- Fluid filled cyst (syrinx) within the spinal cord which can expand or elongate over time, destroying surrounding spinal cord tissue.
- Can be due to dilation of the neural tissue surrounding the central can itself (which can lead to obstructive hydrocephalus), or it can arise from within the parenchyma of the spinal cord.
- Typically occurs in the C2 and T9 distribution.
- Most commonly occurs in patients with a pre-existing Chiari malformation.
- Usually seen in young adults
- Most commonly insidious in onset but the effects of the cyst may manifest suddenly after coughing or sneezing
- Secondary to Arnold Chiari malformation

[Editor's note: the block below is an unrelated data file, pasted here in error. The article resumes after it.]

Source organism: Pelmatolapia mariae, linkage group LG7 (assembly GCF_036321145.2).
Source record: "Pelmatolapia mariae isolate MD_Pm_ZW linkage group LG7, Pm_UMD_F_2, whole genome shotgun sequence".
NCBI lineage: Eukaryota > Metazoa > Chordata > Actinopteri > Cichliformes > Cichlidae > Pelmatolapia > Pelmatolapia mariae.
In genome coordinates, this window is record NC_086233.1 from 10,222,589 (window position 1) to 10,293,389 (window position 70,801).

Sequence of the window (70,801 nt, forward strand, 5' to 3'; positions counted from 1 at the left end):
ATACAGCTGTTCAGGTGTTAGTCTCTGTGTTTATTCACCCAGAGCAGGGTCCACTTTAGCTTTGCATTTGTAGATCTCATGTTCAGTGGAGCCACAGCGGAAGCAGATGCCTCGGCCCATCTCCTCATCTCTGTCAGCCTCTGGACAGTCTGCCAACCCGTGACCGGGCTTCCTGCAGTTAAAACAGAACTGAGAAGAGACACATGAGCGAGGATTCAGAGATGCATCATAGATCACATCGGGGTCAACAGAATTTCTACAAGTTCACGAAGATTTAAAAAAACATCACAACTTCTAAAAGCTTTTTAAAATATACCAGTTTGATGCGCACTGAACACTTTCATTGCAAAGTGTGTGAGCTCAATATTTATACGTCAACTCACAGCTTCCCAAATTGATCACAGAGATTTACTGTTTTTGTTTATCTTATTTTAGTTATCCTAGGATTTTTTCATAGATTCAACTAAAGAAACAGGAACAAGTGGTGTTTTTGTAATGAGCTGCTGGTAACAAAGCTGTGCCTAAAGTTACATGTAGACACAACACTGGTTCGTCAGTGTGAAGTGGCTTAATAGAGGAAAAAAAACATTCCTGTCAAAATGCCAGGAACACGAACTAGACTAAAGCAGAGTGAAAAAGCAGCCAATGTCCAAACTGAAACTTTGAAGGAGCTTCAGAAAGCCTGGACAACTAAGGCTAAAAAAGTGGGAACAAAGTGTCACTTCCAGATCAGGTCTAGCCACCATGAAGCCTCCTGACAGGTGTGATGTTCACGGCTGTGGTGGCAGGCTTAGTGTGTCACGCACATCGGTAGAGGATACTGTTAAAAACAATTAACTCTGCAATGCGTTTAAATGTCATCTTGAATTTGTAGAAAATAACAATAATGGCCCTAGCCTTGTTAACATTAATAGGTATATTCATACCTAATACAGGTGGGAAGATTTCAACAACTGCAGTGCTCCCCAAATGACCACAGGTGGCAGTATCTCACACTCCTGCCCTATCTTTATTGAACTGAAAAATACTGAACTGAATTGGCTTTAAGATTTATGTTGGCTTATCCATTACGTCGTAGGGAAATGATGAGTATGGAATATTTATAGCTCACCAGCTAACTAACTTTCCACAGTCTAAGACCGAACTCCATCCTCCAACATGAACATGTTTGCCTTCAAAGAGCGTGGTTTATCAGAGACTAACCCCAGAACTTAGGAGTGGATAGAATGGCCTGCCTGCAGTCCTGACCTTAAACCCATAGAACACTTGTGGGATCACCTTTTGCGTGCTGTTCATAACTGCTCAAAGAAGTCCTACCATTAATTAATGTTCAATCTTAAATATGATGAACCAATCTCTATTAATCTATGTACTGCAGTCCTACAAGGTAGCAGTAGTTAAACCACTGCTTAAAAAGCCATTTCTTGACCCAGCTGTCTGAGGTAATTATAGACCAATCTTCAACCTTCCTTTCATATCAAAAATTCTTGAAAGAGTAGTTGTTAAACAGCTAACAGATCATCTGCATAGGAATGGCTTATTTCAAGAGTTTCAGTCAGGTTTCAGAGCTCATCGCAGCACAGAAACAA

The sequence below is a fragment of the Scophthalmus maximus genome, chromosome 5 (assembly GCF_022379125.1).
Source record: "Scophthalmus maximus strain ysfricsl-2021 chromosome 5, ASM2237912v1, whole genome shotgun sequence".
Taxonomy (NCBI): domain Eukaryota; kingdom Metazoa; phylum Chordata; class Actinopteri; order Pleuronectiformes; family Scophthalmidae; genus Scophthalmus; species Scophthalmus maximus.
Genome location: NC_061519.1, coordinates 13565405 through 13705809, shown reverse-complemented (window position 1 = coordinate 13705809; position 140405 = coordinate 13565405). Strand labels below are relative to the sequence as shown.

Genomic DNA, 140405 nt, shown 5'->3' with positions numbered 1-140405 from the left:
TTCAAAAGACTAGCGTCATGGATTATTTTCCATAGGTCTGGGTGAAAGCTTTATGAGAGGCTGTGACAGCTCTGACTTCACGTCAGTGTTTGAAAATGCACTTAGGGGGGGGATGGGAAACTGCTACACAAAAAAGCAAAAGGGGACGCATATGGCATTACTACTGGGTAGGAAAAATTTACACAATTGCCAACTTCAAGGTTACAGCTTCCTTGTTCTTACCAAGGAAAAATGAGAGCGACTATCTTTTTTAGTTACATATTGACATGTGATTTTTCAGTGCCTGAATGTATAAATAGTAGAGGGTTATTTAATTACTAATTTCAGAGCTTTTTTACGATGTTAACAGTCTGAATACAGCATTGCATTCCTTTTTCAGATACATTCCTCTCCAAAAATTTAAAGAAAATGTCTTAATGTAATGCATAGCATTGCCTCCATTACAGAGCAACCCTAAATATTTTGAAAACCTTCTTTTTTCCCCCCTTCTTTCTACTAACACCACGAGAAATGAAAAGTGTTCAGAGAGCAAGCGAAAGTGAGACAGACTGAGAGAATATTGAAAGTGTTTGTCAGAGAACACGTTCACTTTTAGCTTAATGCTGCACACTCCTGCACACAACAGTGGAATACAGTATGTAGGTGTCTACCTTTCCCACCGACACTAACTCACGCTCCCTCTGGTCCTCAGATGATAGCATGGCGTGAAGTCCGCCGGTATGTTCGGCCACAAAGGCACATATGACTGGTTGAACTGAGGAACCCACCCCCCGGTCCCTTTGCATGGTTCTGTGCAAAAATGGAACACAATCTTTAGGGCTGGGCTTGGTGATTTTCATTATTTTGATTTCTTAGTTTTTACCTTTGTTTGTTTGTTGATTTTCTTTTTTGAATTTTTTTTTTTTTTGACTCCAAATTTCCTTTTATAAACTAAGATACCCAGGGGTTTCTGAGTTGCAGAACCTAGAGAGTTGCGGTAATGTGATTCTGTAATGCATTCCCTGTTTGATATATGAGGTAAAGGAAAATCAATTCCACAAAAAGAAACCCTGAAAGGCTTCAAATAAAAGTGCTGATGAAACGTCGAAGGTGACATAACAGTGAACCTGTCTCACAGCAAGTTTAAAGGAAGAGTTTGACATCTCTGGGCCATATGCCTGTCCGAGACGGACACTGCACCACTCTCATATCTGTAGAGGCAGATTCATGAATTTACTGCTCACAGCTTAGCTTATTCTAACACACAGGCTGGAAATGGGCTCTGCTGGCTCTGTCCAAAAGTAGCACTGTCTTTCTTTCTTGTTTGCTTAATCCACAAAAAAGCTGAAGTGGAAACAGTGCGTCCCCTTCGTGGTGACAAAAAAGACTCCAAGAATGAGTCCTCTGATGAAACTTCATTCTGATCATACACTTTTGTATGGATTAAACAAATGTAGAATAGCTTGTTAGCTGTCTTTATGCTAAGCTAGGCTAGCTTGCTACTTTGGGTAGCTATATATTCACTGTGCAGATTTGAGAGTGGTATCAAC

- Associated with hydrocephalus
- Insidious onset
- "Cape-like" distribution of:
- Stiffness of the back, shoulders, and extremities
- Loss of ability to sense extreme hot or cold in the hands
- Proprioception and vibration- spared due to sparing of the dorsal column and medial lemniscus
- Brain tumor
- Guillain-Barré Syndrome
- Acute myelopathy
- Brain stroke
- Spinal cord stroke
- Central pontine myelinolysis
- Pediatric ependymoma
- Diabetic neuropathy
- Multiple Sclerosis
- Transverse Myelitis
- Myasthenia Gravis
- CT to rule out mass, bleed, and hydrocephalus
- MRI brain and spine will make the diagnosis though this may not be indicated in the ED setting
- Ensure no respiratory involvement and consider intubation if severe
- Assuming pain is controlled and no concern for respiratory compromise, discharge home.
- Neurology followup- to create and monitor pain management plan
- Neurosurgery- for potential surgical resection